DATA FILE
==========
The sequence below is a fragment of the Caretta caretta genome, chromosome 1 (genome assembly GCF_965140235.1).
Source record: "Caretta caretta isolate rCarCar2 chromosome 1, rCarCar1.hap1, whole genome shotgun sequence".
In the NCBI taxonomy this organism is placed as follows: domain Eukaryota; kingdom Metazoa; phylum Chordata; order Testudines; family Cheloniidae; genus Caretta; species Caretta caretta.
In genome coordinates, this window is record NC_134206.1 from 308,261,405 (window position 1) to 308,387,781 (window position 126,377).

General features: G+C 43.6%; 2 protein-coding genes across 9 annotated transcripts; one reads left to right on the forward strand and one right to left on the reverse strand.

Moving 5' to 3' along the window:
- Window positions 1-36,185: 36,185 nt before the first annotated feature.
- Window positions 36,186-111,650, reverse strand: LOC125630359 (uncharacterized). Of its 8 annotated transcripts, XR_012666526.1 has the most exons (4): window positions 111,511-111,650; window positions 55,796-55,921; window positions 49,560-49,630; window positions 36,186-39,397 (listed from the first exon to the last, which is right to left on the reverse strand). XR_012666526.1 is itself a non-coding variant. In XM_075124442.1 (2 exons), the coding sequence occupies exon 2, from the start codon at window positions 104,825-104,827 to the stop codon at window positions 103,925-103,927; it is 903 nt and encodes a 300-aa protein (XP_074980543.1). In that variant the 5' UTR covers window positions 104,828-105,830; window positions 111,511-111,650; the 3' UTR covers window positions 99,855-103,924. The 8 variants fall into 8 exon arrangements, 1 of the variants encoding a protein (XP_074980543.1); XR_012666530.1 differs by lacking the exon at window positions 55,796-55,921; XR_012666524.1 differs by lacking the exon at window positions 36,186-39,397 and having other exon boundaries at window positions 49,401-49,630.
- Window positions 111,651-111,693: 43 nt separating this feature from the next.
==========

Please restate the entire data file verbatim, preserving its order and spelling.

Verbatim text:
The sequence below is a fragment of the Caretta caretta genome, chromosome 1 (genome assembly GCF_965140235.1).
Source record: "Caretta caretta isolate rCarCar2 chromosome 1, rCarCar1.hap1, whole genome shotgun sequence".
In the NCBI taxonomy this organism is placed as follows: domain Eukaryota; kingdom Metazoa; phylum Chordata; order Testudines; family Cheloniidae; genus Caretta; species Caretta caretta.
In genome coordinates, this window is record NC_134206.1 from 308,261,405 (window position 1) to 308,387,781 (window position 126,377).

General features: G+C 43.6%; 2 protein-coding genes across 9 annotated transcripts; one reads left to right on the forward strand and one right to left on the reverse strand.

Moving 5' to 3' along the window:
- Window positions 1-36,185: 36,185 nt before the first annotated feature.
- Window positions 36,186-111,650, reverse strand: LOC125630359 (uncharacterized). Of its 8 annotated transcripts, XR_012666526.1 has the most exons (4): window positions 111,511-111,650; window positions 55,796-55,921; window positions 49,560-49,630; window positions 36,186-39,397 (listed from the first exon to the last, which is right to left on the reverse strand). XR_012666526.1 is itself a non-coding variant. In XM_075124442.1 (2 exons), the coding sequence occupies exon 2, from the start codon at window positions 104,825-104,827 to the stop codon at window positions 103,925-103,927; it is 903 nt and encodes a 300-aa protein (XP_074980543.1). In that variant the 5' UTR covers window positions 104,828-105,830; window positions 111,511-111,650; the 3' UTR covers window positions 99,855-103,924. The 8 variants fall into 8 exon arrangements, 1 of the variants encoding a protein (XP_074980543.1); XR_012666530.1 differs by lacking the exon at window positions 55,796-55,921; XR_012666524.1 differs by lacking the exon at window positions 36,186-39,397 and having other exon boundaries at window positions 49,401-49,630.
- Window positions 111,651-111,693: 43 nt separating this feature from the next.